I will often doodle during meetings… not so much “taking notes” as just jotting down important phrases or concepts from the discussion. Sometimes a diagram, that sort of thing. This is just one of the reasons why when I redesigned my business cards, I went to to a 3×5 format with the reverse side set up for drawing, doodling, or note-taking. Seth Godin explains some of the finer points of the why and how this is a good idea.
Following my recent business card post, the redesign and printing of my new cards is now complete. Here’s what they look like, front and back:
Click to enlarge, etc. The thing to know — which explains the front of the card — is that they’re not printed on standard-sized business card stock, but on 150-lb tag, cut to 3″x5″. Index card size. The dotted line is actually a perforation, so a standard-sized business card can be detached from the index card. When I flip the card over, it’s designed to write on the back, either horizontally or vertically. Detaching the standard-sized business card leaves the knight logo aligned in the corner on the back. For good measure (and attention to detail), the heavier lines on the grid are exactly ½”.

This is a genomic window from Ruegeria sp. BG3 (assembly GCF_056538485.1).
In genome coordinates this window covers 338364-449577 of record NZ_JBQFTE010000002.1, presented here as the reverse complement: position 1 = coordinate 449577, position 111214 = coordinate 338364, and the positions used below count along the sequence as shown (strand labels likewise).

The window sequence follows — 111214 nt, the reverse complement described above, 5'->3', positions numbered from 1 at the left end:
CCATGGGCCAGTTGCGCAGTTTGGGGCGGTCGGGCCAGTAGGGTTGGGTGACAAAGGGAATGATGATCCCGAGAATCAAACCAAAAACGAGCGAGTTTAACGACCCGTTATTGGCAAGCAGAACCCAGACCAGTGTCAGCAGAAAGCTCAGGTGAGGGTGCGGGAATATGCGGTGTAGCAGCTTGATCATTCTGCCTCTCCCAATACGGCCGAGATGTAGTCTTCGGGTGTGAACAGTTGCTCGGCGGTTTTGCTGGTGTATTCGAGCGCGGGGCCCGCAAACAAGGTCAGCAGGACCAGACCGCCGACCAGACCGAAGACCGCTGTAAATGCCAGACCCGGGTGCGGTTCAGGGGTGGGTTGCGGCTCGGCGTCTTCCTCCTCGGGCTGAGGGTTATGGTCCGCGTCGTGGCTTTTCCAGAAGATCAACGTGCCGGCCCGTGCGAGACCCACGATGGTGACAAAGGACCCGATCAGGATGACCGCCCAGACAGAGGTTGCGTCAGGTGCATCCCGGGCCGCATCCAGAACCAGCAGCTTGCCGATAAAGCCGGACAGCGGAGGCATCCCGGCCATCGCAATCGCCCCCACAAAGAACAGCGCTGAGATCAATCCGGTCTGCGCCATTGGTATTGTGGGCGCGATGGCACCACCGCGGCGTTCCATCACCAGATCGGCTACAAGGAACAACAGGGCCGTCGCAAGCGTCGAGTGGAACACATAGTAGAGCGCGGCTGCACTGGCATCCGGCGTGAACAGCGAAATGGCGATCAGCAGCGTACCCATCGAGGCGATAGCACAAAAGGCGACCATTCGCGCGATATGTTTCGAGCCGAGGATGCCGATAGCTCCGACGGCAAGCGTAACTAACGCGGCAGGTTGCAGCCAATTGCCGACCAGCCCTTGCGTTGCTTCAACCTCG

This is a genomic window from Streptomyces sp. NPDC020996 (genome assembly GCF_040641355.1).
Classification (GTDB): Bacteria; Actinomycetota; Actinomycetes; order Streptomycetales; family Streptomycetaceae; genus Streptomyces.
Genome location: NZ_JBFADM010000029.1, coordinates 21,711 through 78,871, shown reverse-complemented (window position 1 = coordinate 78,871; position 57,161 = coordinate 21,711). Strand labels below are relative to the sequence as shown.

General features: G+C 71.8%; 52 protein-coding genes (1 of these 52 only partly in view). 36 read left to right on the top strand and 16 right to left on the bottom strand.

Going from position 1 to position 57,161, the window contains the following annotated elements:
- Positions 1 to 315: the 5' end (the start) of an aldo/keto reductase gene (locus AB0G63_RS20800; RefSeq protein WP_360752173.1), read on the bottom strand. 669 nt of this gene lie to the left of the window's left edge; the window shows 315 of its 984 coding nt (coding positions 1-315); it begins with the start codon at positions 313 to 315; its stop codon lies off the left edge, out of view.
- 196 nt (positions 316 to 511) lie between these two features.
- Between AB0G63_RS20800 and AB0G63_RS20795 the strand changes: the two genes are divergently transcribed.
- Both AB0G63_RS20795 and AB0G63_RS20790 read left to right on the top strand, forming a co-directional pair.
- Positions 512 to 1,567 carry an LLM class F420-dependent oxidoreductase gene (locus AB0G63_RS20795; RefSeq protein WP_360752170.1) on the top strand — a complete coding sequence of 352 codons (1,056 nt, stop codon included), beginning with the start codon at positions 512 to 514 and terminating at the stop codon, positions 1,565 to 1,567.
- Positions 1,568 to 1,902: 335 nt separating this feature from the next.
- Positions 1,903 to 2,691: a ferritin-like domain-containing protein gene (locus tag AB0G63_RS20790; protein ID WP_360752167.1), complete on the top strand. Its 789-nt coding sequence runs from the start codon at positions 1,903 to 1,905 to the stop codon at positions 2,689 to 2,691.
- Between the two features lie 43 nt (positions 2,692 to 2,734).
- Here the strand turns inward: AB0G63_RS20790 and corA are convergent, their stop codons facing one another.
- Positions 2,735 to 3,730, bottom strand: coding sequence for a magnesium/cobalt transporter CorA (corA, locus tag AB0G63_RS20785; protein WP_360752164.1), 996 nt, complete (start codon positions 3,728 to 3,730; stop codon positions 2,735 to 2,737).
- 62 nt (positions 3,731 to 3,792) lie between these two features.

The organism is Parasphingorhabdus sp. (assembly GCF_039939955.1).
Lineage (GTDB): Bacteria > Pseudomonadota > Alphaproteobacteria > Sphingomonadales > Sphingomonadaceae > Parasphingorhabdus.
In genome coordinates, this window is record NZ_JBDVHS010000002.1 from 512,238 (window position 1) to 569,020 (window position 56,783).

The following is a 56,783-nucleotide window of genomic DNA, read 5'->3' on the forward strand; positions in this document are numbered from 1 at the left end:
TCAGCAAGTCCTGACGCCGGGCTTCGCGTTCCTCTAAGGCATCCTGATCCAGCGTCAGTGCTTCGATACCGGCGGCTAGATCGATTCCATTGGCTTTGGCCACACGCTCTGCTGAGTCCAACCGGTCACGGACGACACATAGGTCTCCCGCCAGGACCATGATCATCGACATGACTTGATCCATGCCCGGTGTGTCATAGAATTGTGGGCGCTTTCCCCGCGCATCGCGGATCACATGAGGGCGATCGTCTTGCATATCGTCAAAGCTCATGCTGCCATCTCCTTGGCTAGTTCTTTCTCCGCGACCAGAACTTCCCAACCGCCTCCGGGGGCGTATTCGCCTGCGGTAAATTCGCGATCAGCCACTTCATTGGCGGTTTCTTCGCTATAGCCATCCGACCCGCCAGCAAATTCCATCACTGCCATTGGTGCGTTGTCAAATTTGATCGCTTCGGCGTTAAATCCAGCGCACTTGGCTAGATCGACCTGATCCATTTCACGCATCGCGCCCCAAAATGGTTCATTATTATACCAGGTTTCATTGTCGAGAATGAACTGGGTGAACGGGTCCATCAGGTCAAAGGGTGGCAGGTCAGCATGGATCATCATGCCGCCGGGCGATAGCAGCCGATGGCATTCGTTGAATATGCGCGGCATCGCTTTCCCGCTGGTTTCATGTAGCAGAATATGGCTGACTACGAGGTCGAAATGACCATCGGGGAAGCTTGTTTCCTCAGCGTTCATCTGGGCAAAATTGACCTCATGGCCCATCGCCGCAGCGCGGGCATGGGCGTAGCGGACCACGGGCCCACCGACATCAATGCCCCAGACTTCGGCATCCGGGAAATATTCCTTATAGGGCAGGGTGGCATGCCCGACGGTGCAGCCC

I’m currently redesigning my business card, because I’ve always hated the one I have. During my entire career I’ve had only one or two cards that I thought were really well-executed, but I’m picky. And the next one will blow them all away to atone for past mediocre cards. I’ve been handed a lot of business cards over the years, and it’s a regular occurrence that you can size up the business right away by the card you are presented. And sometimes it’s a pass/fail test. Consider what some of the cards you’ve been handed might say:
- Light stock, rough edges: Office Depot template meets home inkjet printer. Not a serious contender.
42 Awesome Business Card Designs:Â when you’re handed a lightweight business card with perforation marks around the edges, you’ve already formed an opinion, right?Â On the other hand, a stand-out card says something else altogether.